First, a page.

Vast curtain walls to the sky: Heathrow T5 takes shape, slated to open in 2008
Airline officials submitted the planning application for the $7.07 billion Heathrow T5 project in February 1993. After a detailed public inquiry, the government gave the go-ahead for the project in November 2001.
Now, with almost two-thirds of the work completed on time and within budget, T5, the home of British Airways, exemplifies how future large-scale projects in the United Kingdom might be managed.
The design team from Richard Rogers Partnership of London worked closely with a multitude of end-users including HM Customs and Excise and retailers as well as BAA executives, each with different requirements, to integrate the project.
The single-span roof provides a vast and flexible interior space that can be adapted to the changing demands of the aviation industry. Travellers will experience simplified circulation and shorter walking distances.
After check-in, customs and security, departing passengers will descend from the departure lounge to the gates below. Through glazed façades, the passengers will enjoy views of the airfield.
Arriving passengers will make their ways into an open concourse with a view of the interchange plaza, a 30-meter-wide area running the length of the terminal. Glazed sky bridges span the interchange plaza and connect the terminal with bus, coach and taxi facilities integrated into forecourts of a multistory car park. Glazed express lifts at the northern end of the plaza connect rail services with the departures and arrivals concourses below.
The 16 projects and 147 sub-projects of the Heathrow expansion include: diversion of two rivers and the subsequent transfer of 40,000 fish; boring of 13.5-kilometer of tunnels; curtain walling of the vast 400-by-150-meter T5A building and its two large ancillary buildings; and the erection of an 87-meter traffic-control tower.
Reportedly the largest project currently under construction in Europe, the 260-hectare expansion covers an area roughly the size of London’s Hyde Park.
In its own right, the T5A building would be the fourth largest airport in Europe; more than 60,000 people are expected to work on the project throughout construction. While T5 will not add a runway, the extra space alone will boost capacity from 60 million to 90 million passengers per year.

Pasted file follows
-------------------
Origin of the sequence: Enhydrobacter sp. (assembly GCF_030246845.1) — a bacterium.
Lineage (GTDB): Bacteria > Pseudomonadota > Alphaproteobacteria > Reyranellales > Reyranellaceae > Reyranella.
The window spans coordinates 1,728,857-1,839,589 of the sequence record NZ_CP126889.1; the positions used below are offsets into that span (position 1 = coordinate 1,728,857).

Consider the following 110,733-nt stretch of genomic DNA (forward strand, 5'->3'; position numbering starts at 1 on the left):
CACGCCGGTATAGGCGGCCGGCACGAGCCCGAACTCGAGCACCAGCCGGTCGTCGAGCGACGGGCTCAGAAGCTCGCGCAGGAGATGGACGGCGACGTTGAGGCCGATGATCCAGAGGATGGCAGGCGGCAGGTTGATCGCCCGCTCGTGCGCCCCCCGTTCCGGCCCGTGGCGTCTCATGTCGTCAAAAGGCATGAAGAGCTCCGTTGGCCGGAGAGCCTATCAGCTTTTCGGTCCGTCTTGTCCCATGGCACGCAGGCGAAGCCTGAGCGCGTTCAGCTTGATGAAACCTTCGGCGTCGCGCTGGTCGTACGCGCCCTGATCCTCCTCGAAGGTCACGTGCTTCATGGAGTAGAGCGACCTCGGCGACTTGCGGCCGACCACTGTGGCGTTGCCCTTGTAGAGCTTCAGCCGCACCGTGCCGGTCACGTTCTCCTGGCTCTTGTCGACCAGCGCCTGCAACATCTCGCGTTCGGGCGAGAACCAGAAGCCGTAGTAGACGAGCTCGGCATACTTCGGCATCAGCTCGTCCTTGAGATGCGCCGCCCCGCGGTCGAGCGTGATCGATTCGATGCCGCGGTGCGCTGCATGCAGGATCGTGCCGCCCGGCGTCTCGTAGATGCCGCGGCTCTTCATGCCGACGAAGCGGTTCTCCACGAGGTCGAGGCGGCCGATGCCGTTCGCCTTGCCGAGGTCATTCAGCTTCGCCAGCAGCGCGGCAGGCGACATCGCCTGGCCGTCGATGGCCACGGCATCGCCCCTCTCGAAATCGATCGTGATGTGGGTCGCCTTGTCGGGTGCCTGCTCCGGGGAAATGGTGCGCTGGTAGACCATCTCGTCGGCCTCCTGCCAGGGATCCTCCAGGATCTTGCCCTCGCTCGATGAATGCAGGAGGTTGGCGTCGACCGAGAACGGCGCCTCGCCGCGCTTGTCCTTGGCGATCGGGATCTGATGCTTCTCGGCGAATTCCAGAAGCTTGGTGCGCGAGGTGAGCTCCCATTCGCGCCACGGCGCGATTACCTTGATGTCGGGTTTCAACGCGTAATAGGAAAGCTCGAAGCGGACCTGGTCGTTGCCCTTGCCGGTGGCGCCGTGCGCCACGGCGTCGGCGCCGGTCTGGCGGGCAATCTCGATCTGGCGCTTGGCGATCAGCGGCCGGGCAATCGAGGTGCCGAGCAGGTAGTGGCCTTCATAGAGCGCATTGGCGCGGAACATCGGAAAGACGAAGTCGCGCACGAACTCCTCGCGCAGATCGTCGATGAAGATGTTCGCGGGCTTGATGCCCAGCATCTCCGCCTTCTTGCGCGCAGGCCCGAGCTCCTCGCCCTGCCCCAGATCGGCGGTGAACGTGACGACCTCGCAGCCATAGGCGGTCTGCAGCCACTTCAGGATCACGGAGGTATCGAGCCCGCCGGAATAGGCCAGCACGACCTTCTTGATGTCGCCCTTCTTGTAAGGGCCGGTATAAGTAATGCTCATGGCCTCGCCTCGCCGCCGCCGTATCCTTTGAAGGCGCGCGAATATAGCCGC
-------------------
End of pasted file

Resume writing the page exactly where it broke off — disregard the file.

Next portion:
Officials at Schmidlin Ltd. Façade Technology of Middlesex have worked with officials of BAA and HEK Manufacturing B.V. of the Netherlands to develop technical solutions and install the T5A curtain wall.
A test section of the cladding system was made and provided the team with a list of 140 possible improvements. Some of the framework from the prototype is in the T5A structure.
Schmidlin officials have to design, manufacture, test and install 33,000 square meters of bespoke curtain walling, consisting of 5,565 individual elements. On the east and west elevations—spanning 400 meters and glazed from the exterior—the elements have a dimension of 3 meters by 2 meters. On the north and south side—spanning 150 meters and glazed from the interior—they measure 3 meters by 1.8 meters.
The glass units have laminated inner and outer panes with a high-performance coating on the second surface. The glass varies from 12.76-to-13.52-millimeter thick with a larger than usual integral air space to enhance acoustic performance. Parts of the western elevation opposite the car park were glazed with blast-enhanced units.
Dealing with structural movement
The main challenge lie in the amount of structural movement due to the huge façade spans. Schmidlin officials used an extruded movement gasket integrated into the design.